“The commodity world of disposable contacts is inhabited by a very strong brand-centric emphasis on the product, where the patients develop a loyalty to the brand and the product, not the services or the doctor,” Dr. Chou says. If patients see their contact lenses as a commodity, online marketers are likely to amplify the perception that the doctor is not a necessary part of the puzzle, he adds.
|Patients with a high amount of astigmatism may not know they can achieve better vision with a well-fitting GP until you educate them. Photo: Irene Frantzis, OD. Click image to enlarge.|
Dr. Chou gives the example of a patient who wears a popular single-vision daily disposable. “If you ask the patient the reason behind their wearing success in many of these disposable lenses, the patient will often say it’s the brand, and in this case, it doesn’t matter who prescribes it. The patient will just go to the lowest cost provider.”
In this scenario, patients see the doctor as a third wheel interfering with their access, because the focus is on cost and convenience, not the care, Dr. Chou says.
Specialty contact lenses, however, often require tremendous expertise, beginning with the identification of good candidates.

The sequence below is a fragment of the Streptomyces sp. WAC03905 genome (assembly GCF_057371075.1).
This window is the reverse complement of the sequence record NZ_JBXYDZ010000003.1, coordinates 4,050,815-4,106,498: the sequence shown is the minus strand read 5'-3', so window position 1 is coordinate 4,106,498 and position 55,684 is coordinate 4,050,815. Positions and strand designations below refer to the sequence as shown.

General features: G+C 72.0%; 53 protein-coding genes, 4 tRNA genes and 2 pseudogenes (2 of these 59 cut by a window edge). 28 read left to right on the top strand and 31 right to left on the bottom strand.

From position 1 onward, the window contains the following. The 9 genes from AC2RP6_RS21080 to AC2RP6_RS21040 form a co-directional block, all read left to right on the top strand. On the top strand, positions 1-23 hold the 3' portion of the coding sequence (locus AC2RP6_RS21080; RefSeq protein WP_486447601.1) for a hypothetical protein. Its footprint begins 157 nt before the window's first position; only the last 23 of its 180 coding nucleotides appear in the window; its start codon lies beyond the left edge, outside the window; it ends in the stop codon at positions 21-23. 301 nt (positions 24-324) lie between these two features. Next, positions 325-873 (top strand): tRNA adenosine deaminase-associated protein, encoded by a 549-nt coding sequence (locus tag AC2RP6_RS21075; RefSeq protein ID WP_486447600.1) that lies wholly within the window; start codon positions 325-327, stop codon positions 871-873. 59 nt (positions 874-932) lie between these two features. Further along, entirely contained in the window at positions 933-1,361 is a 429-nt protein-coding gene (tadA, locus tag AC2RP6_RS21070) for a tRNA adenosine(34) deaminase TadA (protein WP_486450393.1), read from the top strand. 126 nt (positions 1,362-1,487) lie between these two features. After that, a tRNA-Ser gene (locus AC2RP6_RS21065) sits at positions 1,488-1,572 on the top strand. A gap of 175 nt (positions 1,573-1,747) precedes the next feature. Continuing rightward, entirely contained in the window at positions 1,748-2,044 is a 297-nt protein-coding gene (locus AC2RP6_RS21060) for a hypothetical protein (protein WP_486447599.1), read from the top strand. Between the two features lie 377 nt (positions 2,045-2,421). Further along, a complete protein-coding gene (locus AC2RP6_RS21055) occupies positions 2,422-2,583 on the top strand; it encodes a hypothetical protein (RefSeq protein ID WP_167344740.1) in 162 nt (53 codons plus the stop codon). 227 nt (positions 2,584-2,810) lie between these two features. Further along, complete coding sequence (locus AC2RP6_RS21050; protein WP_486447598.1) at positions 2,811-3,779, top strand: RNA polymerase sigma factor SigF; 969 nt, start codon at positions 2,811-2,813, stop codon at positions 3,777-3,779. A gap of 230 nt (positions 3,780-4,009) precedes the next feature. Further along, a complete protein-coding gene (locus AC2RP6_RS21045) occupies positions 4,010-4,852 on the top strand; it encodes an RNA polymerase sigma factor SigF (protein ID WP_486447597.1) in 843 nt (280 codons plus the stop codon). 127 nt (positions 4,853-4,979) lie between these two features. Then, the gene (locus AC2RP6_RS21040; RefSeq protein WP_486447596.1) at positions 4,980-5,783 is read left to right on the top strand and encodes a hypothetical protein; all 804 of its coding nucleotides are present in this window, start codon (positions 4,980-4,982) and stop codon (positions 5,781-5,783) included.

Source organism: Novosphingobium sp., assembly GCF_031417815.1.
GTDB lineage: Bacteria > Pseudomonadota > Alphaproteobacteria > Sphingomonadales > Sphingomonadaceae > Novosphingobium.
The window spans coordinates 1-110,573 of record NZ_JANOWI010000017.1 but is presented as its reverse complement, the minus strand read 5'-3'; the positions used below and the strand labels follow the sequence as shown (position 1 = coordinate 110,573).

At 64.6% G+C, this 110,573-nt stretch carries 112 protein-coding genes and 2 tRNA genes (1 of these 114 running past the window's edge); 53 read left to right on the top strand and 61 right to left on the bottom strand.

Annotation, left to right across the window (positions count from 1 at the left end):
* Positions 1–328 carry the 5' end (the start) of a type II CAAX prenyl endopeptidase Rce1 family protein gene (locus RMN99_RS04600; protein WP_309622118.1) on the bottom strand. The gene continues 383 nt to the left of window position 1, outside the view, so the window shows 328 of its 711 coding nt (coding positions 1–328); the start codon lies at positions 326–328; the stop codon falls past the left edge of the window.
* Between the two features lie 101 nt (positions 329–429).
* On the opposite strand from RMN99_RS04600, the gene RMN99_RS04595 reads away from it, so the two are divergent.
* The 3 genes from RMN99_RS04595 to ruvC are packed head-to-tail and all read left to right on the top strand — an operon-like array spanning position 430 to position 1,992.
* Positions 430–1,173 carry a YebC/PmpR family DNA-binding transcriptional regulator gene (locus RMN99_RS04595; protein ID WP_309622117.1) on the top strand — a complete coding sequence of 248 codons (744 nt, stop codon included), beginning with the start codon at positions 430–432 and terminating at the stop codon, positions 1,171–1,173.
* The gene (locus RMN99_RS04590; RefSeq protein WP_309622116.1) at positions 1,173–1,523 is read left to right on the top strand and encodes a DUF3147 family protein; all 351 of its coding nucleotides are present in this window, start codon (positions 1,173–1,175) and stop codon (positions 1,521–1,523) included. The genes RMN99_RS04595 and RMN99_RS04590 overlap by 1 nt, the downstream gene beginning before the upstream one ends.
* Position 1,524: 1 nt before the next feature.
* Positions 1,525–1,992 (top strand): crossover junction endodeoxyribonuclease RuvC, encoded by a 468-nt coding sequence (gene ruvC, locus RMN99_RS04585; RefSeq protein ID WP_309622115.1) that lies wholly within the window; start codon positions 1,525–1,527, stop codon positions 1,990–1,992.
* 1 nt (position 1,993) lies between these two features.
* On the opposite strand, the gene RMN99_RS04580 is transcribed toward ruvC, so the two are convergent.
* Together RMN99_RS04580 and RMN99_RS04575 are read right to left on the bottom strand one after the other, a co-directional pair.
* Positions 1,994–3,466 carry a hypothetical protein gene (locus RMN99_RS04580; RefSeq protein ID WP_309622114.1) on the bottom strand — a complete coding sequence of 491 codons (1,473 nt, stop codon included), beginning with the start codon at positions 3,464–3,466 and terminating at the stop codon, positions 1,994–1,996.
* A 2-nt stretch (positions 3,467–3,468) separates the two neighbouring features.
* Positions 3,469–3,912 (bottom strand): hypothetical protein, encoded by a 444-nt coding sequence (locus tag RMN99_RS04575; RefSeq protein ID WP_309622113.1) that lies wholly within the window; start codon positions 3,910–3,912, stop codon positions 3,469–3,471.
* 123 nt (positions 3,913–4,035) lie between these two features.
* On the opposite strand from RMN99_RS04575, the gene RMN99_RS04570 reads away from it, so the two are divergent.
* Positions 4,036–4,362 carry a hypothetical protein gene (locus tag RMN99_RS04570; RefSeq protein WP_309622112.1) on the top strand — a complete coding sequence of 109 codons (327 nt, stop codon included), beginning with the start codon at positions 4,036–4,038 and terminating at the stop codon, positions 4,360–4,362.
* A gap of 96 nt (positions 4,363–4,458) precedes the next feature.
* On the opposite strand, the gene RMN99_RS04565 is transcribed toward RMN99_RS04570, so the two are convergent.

“Patients won’t come into the office asking for a front-surface toric prism ballasted scleral contact lens,” Dr. Chou explains.
Instead, they usually say they want a certain brand of soft lenses. It’s up to you to notice they might do well in another, more specialized, lens and offer that option.
Dr. Fischer finds patients will acknowledge and appreciate the extra time it takes to achieve a perfect fit in more complicated lenses, which often helps with loyalty. Custom soft lenses, sclerals, corneal GP lenses and orthokeratology designs often need two or more lens orders and evaluations on the eye before finalizing a lens prescription, he explains.
|This patient’s larger-than-average horizontal visible iris diameter led to contact lens intolerance with traditional soft lenses. Her OD took the time to design a toric lens with an increased diameter, which did the trick. Photo: Vivian Shibayama, OD. Click image to enlarge.|
The Price Isn’t Always Right
If practitioners are tempted to compete on price with online entities and big box stores, they should know it may be an unwinnable fight, the experts warn.
Optometrists can address three key features when structuring their contact lens practice, according to Dr. Fischer: fast, cheap and quality. “The catch is, we can only choose two. If we choose fast and cheap, we sacrifice quality,” he says. “As a business model, fast and cheap can be successful; however, as a medical provider dealing with something as vital as my patients’ eyes and vision, quality eye care is not something I am willing to sacrifice.”